There is a long going debate about whether or not compost tea is a good idea or a waste of time. I believe compost tea for container gardens (and hydroponics too) is a great idea …. and this is why.
What is compost tea?
Compost tea is truly just what it sounds like. The tea is the water full of all the nutrients and bacteria that come from “brewing” compost, and this water should have all the micronutrients, bacteria, and fungi found in the original compost.
My favorite thing is that it can easily be 100% organic, and you can ensure that it is free of any chemicals and other things you want to keep from your garden.
Remember that your tea is a true reflection of the compost you use. So use good natural food waste, worm compost, and other good things to make the best tea.
So if it is the same benefits of the compost, then why make tea?
The theory is that the nutrients will be more readily available for the plant roots to absorb liquid form.
There is also thought that spraying the compost tea directly onto the plant’s leaves. This is said to allow good absorption. Some even claim that this spraying of the leaves can reduce disease in your plants. The truth is that there is no scientific proof that any of this is true!
One of the problems with proving the real benefit of compost tea is that each tea solution, even when from the same compost, will be different. So there is no way to universally test over many trials.
What can be better for outdoor gardens than compost tea?
If you are a more traditional outdoor gardener, it can be better and more effective to top dress your garden beds with seasoned compost. Then watering and rain will naturally wash the nutrients into the soil giving the roots the same type of access as tea.
Tea for container and indoor gardens
The best use of compost tea is for use in containers or indoor gardens.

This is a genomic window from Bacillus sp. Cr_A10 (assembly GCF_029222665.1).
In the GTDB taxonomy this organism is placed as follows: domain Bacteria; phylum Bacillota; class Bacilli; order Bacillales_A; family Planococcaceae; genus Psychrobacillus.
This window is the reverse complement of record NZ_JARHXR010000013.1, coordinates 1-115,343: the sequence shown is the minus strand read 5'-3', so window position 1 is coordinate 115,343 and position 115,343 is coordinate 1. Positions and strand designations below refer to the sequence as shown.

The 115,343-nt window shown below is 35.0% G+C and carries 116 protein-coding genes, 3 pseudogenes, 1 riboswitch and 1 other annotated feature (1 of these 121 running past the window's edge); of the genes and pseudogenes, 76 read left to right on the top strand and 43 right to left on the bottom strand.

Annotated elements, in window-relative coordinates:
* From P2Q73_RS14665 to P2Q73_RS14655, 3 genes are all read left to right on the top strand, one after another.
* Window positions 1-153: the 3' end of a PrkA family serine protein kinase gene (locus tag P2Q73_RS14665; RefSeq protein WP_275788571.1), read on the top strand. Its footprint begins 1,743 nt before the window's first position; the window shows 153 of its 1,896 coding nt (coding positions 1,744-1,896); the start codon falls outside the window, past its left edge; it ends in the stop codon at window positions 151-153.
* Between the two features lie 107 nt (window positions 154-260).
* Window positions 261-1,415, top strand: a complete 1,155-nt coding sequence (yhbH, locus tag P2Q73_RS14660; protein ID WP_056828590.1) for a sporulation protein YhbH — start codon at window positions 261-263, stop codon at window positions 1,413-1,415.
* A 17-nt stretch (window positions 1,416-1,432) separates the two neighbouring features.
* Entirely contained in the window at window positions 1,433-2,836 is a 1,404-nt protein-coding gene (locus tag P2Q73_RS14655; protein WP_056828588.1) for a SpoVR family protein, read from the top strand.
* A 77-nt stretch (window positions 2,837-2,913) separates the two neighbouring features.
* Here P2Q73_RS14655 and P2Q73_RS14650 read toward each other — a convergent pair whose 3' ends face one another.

Container gardens don’t have the same potentially abundant space that outdoor gardens have. It can be difficult to top-dress plants that are in containers because of the limited soil surface space.
If you have the space in your containers, top dressing is likely a better way. For those of us without space, then compost tea is the way to go!
Compost tea con is the easiest, cheapest, and most effective way to naturally fertilize your containers.
How to make compost tea:
There is no exact recipe for tea, and you can use whatever you have available as the compost. Just keep in mind that whatever you use will be directly reflexed in your tea.
I like to use good organic worm compost and my own homemade compost from my seasoned kitchen compost bin.
What you need
- a 5-gallon bucket
- good quality compost
- a net type bag, I use a 5-gallon paint strainer bag
- a fish tank air pump
- cane sugar, molasses, or maple syrup
- fresh non-chorine water
Add as much water to the bucket as you need to give your plants one good watering. I have found that compost tea does not store well, so make only what you will use right away.
Place the fish air pump on the bottom of the bucket and have it running. If you are using city water that may have chlorine in it, you can run the pump in the bucket of water for about a day to eliminate the chlorine.
Put about one cup of compost into the net bag for every gallon of water you are using.
Drop the closed bag into the water. Then add about a tablespoon of your sugar choice into the water.
Let the tea brew for 24 to 36 hours. You will see brown bubbles on the surface, and they should smell sweet and earthy.
Then pull out the bag of compost. Save the used compost for your outdoor compost pile or garden.
The water that remains is your compost tea.
Water your plants with it right away. After a day or two, the unused water will start to smell bad. Do not use this water for your plants when they smell bad.
The bonus of making compost tea for your container garden is that if you grow using hydroponic, the same tea is a great hydroponic fertilizer.
I hope you have found compost tea for container gardens helpful. As always, please like, subscribe, and comment. I really appreciate your support!
And for more about great container soil, make sure you check out “What is well-drained potting soil?”